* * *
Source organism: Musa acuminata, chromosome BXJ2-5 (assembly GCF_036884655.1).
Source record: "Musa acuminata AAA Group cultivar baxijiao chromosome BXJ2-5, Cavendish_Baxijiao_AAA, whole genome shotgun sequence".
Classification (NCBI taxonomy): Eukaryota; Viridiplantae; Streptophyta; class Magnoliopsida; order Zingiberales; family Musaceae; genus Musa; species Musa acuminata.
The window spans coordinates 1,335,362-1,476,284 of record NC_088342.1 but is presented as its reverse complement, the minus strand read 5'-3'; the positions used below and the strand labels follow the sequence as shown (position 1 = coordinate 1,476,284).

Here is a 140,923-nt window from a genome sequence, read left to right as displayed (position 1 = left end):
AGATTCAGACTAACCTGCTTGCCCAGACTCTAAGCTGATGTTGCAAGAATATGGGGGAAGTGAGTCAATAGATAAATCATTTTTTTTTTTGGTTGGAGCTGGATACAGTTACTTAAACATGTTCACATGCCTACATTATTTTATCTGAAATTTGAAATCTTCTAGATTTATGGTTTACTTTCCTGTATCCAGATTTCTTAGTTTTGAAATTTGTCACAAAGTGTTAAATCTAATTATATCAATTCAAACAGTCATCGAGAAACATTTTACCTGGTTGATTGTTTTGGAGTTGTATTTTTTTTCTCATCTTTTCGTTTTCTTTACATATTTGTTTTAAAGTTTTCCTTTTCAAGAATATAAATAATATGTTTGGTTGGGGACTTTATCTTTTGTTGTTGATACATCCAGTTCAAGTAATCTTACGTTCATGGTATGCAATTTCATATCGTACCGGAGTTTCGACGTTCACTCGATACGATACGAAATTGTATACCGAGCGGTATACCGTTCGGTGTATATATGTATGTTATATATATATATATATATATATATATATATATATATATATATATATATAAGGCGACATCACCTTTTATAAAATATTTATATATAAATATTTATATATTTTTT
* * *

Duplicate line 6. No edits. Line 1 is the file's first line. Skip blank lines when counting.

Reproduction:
AGATTCAGACTAACCTGCTTGCCCAGACTCTAAGCTGATGTTGCAAGAATATGGGGGAAGTGAGTCAATAGATAAATCATTTTTTTTTTTGGTTGGAGCTGGATACAGTTACTTAAACATGTTCACATGCCTACATTATTTTATCTGAAATTTGAAATCTTCTAGATTTATGGTTTACTTTCCTGTATCCAGATTTCTTAGTTTTGAAATTTGTCACAAAGTGTTAAATCTAATTATATCAATTCAAACAGTCATCGAGAAACATTTTACCTGGTTGATTGTTTTGGAGTTGTATTTTTTTTCTCATCTTTTCGTTTTCTTTACATATTTGTTTTAAAGTTTTCCTTTTCAAGAATATAAATAATATGTTTGGTTGGGGACTTTATCTTTTGTTGTTGATACATCCAGTTCAAGTAATCTTACGTTCATGGTATGCAATTTCATATCGTACCGGAGTTTCGACGTTCACTCGATACGATACGAAATTGTATACCGAGCGGTATACCGTTCGGTGTATATATGTATGTTATATATATATATATATATATATATATATATATATATATATATATATATAAGGCGACATCACCTTTTATAAAATATTTATATATAAATATTTATATATTTTTT